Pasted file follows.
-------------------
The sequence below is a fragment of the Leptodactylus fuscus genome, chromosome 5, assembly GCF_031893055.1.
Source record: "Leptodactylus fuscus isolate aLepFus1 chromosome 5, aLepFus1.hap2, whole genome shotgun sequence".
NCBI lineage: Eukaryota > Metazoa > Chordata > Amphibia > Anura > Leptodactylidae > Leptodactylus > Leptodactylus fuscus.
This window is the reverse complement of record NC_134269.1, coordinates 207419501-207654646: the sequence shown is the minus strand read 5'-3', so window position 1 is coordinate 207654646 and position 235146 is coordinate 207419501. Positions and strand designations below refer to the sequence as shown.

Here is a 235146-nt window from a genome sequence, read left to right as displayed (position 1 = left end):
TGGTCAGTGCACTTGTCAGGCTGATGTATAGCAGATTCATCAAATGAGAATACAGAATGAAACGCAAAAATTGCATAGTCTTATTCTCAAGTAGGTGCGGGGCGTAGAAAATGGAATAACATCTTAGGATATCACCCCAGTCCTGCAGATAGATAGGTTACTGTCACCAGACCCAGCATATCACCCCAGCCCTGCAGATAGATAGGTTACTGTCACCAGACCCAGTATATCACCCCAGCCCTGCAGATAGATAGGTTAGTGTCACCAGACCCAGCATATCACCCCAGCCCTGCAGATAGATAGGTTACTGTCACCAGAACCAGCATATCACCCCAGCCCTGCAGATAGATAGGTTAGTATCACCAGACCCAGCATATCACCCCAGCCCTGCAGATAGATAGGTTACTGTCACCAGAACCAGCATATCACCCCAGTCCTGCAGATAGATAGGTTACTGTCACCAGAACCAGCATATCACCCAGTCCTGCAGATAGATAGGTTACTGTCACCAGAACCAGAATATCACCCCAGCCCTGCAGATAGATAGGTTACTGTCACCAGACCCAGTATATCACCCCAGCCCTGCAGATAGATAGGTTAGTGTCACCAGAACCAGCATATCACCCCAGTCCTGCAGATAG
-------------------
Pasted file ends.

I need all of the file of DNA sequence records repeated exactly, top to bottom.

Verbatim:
The sequence below is a fragment of the Leptodactylus fuscus genome, chromosome 5, assembly GCF_031893055.1.
Source record: "Leptodactylus fuscus isolate aLepFus1 chromosome 5, aLepFus1.hap2, whole genome shotgun sequence".
NCBI lineage: Eukaryota > Metazoa > Chordata > Amphibia > Anura > Leptodactylidae > Leptodactylus > Leptodactylus fuscus.
This window is the reverse complement of record NC_134269.1, coordinates 207419501-207654646: the sequence shown is the minus strand read 5'-3', so window position 1 is coordinate 207654646 and position 235146 is coordinate 207419501. Positions and strand designations below refer to the sequence as shown.

Here is a 235146-nt window from a genome sequence, read left to right as displayed (position 1 = left end):
TGGTCAGTGCACTTGTCAGGCTGATGTATAGCAGATTCATCAAATGAGAATACAGAATGAAACGCAAAAATTGCATAGTCTTATTCTCAAGTAGGTGCGGGGCGTAGAAAATGGAATAACATCTTAGGATATCACCCCAGTCCTGCAGATAGATAGGTTACTGTCACCAGACCCAGCATATCACCCCAGCCCTGCAGATAGATAGGTTACTGTCACCAGACCCAGTATATCACCCCAGCCCTGCAGATAGATAGGTTAGTGTCACCAGACCCAGCATATCACCCCAGCCCTGCAGATAGATAGGTTACTGTCACCAGAACCAGCATATCACCCCAGCCCTGCAGATAGATAGGTTAGTATCACCAGACCCAGCATATCACCCCAGCCCTGCAGATAGATAGGTTACTGTCACCAGAACCAGCATATCACCCCAGTCCTGCAGATAGATAGGTTACTGTCACCAGAACCAGCATATCACCCAGTCCTGCAGATAGATAGGTTACTGTCACCAGAACCAGAATATCACCCCAGCCCTGCAGATAGATAGGTTACTGTCACCAGACCCAGTATATCACCCCAGCCCTGCAGATAGATAGGTTAGTGTCACCAGAACCAGCATATCACCCCAGTCCTGCAGATAG